Spitsbergen is the largest island in the Svalbard archipelago, and is the only permanently populated island in the chain. Originally used as a whaling base in the 17th and 18th centuries, it was then abandoned until coal mining began toward the end of the 19th century, when several residential settlements were established.
These days, the island’s mining industry has ebbed, making research and tourism important for the region’s economy. The administrative centre, Longyearbyen, has about 2,000 residents and is one of the northernmost settlements in the world.
Aside from Longyearbyen, there are two other settlements of interest on Spitsbergen: Ny-Alesund, which is a research station, and Barentsburg, a Russian mining camp. Large cruise ships will often stop at one of these three locations before continuing to explore fjords and the coastline, whereas smaller, purpose-built vessels will often get in closer to glaciers and other natural attractions.
The name ‘Spitsbergen’ comes from the local topography – the term means ‘sharp-pointed mountains’. This name was given to the island by Dutch navigator and explorer Wilhelm Barentsz in 1596.
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The port at Longyearbyen is fairly close to the town centre and near enough to walk comfortably. The port at Barentsburg is located right in the middle of the camp, with quick and easy access to a museum. The port at Ny-Alesund is close to the settlement, on the island’s northward-facing coastline.
The cruise piers at Longyearbyen have limited facilities. Once in town, you can find dining facilities, shops, public phones and other necessities.
How To Get Around
It is easy to navigate the small settlements in Spitsbergen on foot. There are no local transit options available, although a shuttle bus may be found at the piers to carry passengers into town. Snowmobiles are also a popular mode of transport for locals.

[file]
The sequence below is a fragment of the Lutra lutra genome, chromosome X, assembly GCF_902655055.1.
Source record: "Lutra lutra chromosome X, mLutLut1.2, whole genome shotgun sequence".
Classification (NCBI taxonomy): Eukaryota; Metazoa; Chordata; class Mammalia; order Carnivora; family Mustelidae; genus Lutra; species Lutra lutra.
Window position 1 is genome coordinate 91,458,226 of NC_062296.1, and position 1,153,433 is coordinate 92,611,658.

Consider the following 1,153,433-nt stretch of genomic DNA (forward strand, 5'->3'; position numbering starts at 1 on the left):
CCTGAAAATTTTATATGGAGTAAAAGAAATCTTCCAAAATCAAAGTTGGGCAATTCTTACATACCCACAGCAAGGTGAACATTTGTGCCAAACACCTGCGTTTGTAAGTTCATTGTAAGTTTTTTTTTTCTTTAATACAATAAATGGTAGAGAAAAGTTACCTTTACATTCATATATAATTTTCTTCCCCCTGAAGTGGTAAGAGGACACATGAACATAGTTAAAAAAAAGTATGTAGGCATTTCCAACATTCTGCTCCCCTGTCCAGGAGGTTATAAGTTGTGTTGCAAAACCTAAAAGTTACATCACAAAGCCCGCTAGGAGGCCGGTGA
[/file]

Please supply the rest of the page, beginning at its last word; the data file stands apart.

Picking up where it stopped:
The major airport for the area is Svalbard Airport, which is located north-west of Longyearbyen, about an 8-minute drive from the town.
- Currency - The local currency in Spitsbergen is the Norwegian Krone (NOK). Coins are available in 50 øre (1/2 krone), 1, 5, 10 and 20 kroner denominations. Notes are available in 50, 100, 200, 500 and 1,000 kroner denominations.
- Time Zone - Spitsbergen falls within the Central European Summer Time Zone (CEST), which is two hours ahead of Coordinated Universal Time (UTC). Daylight savings time is in place between March and October, putting the city three hours ahead of UTC.
- Weather - Spitsbergen has an arctic climate, usually experiencing cool summers and cold winters, with little rain in any season. Spitsbergen is warmest in July with an average temperature of 7 degrees Celsius and coldest in January with an average temperature of -13 degrees Celsius.
- Dogsledding - If you have a day to spend in the area, take advantage of one of the dogsledding tours on offer. You could find yourself guiding your very own team of dogs to an ice cave hidden in a glacier, before exploring the beautiful formations. Tours are generally led by an experienced and armed guide and the price usually includes warm clothes, a light lunch, and drinks and snacks. Bookings must be made prior to arriving in Spitsbergen to allow preparation time for the expedition and participants must be over a required age.
- Svalbard Museum - The Svalbard Museum in Longyearbyen showcases photographs, drawings, maps and artefacts from early exploration of the islands and the North Pole, as well as presentations of the whaling and mining industries. It includes a museum shop which sells souvenirs, jewellery, fossils and other items. The Svalbard Museum is open daily from 10am to 5pm when cruise ships are docked.
- Snowmobile Safari - If time permits, there are several snowmobile safaris available to visitors in the area, heading towards the east coast, Barentsburg, Tempelfjord or the abandoned town of Pyramiden. These trips vary in difficulty, price and age restrictions, so be sure to check these details when booking prior to your arrival in Spitsbergen. Prices generally include lunch and drinks, but it is worth verifying this when booking.
- Museum Spitsbergen Airship - For those interested in historical aircrafts, the Spitsbergen Airship Museum houses exhibitions related to the various airships that set out from Longyearbyen to reach the North Pole throughout the 20th century. It includes models of the various aircrafts and ships that made (or attempted to make) the journey, and screens related films on demand. Opening hours are 11am to 3pm, but the museum often offers extended hours when cruise ships are in town.